Watch Men Watch: Surveillance in The Age of Innocence

2015 ‘A’ Level Paper 1 Q2a
‘The novel is about being watched.’ How far do you agree with this comment on The Age of Innocence?

You’d think that the bewilderment from seeing the 2013 specimen question (arguably) repeated in the 2015 paper would be gone by now. The Archer-like impotent indignation has been quelled at least and we will, in this post, try to escape the typical concerns of privacy, scrutiny, the tribe and the hieroglyphic world to comment on Archer’s transition in the novel. Even though Archer finds himself ‘being watched’ with sinister undertones in Ch 33, the reader remembers that this was not always the case. Ch 1 opens in the Academy of Music, Archer taking his place in the boxes as one of the ‘chosen specimens of old New York gentility’. The invisible surveillance, where the reader’s understanding is limited by Archer’s perspective, takes place as Archer explores the social boundaries of New York between these two chapters. Why present this development? Is the novel more about watching (as an appreciation of New York’s defences) or more sympathetic to those being watched (as a critique of the above tribalism)?

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(Context) Quis custodiet ipsos custodes? Wharton places her reader within the Academy of Music – an encampment within an encampment – that is as much about watching as it is about being watched. (Concerns) The ‘spectacle’ in The Age of Innocence in question would be the fading conventions and customs of Old New York, a closed social circle being enveloped by the larger winds of social change. Its watchmen fiercely guard the lines between old money and new money, proper and improper attire, the moral and the amoral, and most certainly, the ‘pleasant’ and the ‘ugly’. (Thesis Statement) As Newland Archer wanders around these boundaries, the novel too moves from criticism of surveillance in Old New York towards a reasoned understanding of its intrusiveness. The Age of Innocence is premised on being watched, yet concerned about why its insular world watches — to preserve whatever it can in spite of inexorable circumstances, at the expense of personal freedom.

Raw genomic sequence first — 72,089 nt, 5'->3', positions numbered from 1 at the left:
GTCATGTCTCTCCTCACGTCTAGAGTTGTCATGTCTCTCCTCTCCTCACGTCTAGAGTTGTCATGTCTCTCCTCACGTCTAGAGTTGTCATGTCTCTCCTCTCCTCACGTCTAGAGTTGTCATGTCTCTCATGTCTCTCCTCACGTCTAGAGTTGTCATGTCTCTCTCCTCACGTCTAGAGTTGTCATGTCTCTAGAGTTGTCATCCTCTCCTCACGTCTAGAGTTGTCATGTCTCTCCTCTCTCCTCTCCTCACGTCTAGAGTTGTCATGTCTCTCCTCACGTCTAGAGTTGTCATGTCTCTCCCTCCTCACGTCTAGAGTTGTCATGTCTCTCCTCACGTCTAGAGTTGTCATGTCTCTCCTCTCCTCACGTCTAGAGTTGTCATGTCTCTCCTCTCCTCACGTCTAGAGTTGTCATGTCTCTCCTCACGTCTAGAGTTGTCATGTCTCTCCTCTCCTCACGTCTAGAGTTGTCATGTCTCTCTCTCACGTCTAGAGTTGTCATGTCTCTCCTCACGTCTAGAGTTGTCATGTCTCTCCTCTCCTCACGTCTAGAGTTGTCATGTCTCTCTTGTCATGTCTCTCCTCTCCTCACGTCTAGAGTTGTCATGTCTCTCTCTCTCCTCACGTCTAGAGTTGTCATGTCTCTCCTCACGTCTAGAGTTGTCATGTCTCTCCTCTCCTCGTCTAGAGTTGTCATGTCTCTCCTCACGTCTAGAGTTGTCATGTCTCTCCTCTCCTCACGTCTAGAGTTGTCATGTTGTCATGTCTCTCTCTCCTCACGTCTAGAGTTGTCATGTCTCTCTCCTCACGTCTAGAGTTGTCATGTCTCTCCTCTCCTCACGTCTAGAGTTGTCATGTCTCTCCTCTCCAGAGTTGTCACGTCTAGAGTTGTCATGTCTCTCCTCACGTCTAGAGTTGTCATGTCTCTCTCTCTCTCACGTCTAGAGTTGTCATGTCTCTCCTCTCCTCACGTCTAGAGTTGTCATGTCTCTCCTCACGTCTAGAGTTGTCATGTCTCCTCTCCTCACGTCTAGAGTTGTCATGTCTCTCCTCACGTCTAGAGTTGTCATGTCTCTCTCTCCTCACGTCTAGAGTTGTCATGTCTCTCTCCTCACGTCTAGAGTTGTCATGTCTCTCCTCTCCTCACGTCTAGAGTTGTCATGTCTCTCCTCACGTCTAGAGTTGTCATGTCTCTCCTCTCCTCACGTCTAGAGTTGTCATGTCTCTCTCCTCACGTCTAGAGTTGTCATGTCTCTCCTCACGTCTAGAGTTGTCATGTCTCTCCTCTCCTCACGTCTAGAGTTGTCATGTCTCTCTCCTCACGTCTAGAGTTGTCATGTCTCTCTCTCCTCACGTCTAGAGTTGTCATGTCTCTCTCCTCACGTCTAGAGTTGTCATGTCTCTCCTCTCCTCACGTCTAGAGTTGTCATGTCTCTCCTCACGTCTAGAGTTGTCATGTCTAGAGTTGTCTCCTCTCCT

Pleasure of the Gaze
(What) Old New York is on first glance built as a society of the spectacle. In Ch 1, the actual performance of Faust is a metaphor for Archer’s outward journey. Instead, reality – the people sitting in the boxes and the stalls – is performance. (How) The first two chapters themselves sashays between the appearance of the Countess Olenska – the main attraction no doubt – Archer’s internal thoughts and of course, the verbal sentencing from New York’s chief judges, Sillerton Jackson and Lawrence Lefferts. (How) Wharton’s narrator is quite transparent about the watching that takes place. The lexis of sight extends from Archer’s ‘glance flitting back’ to May to Jackson having also ‘silently scrutinised’ his own box. Ellen is described to be ‘attracting the undivided attention of masculine New York’ (Ch 2, 10), where the opera-glass becomes the obvious instrument of surveillance ‘hand(ed) back’ and forth between Jackson and Lefferts. (How) Later in the novel, Archer considers the Newport Archery Tournament a similar ‘spectacle‘ to the opera in the opening chapter, an ‘opportunity’ for Old New York ‘to show off pretty dresses and graceful attitudes’ (Ch 21, 169). The same attention to appearance, particularly women’s clothing, is evident in the narrator’s cinematic detailing of May’s ‘modest tulle tucker fastened with a single gardenia’, her ‘cheek’, ‘brow’, ‘the roots of her fair braids’ and to the ‘young slope of her breast’ (Ch 1, 5), and Ellen’s ‘dark blue velvet gown rather theatrically caught up under her bosom’ (Ch 1, 7). (Why) The objectification of women, and to some degree, Old New York, as a whole points to the habit of watching and being watched. Such fastidious ‘possessorship’ of each other, as the reader will gleam from the subsequent chapters, is not without reason: society is guarding not just formal etiquette but also a moral code of behaviour.

To Spot or Be Spotted
(What) To do so, the closed world of Old New York hears and ‘talks’. (How) The novel is punctuated by ‘gossip chapters’ that report what the authority figures ‘see’ and find reprehensible. In Ch 5, Sillerton Jackson arrives at the Archers with the intention to ‘talk about Ellen Olenska, and of course Mrs. Archer and Janey wanted to hear what he had to tell’ (29). The delineation of right from wrong is altogether more obvious in Ch 16, when Mrs. Welland verbally segregates the ‘foreigners’ and ‘they’ from ‘us’ and with emphasis, ‘poor’, ‘wayward’ Ellen from their circle. (Why) While not explicitly on the concept of ‘seeing’, the narrator ushers the reader into Old New York’s private residences to witness how the watchers ‘watch’ over social norms. (How) Yet, this intimate knowledge also allows the reader to discern the innate duplicity of the ‘watchers’. Jackson is indeed ‘certain of’ Lawrence Lefferts’s ‘affair with the postmaster’s wife’ and claims to have ‘seen him try the same thing often before’ (Ch 7, 45) (How) While men are still watched, they are rarely censured, or at least to the extent New York ‘effaces’ women and expect them to ‘disappear’ for financial or marital misconduct (Ch 31, 224). (Why) These discrepancies (or sheer hypocrisy if one were to be forthright) lead the reader to challenge the foundation of watching  – if one exonerates the men, can New York really claim to watch for the sake of cultural preservation?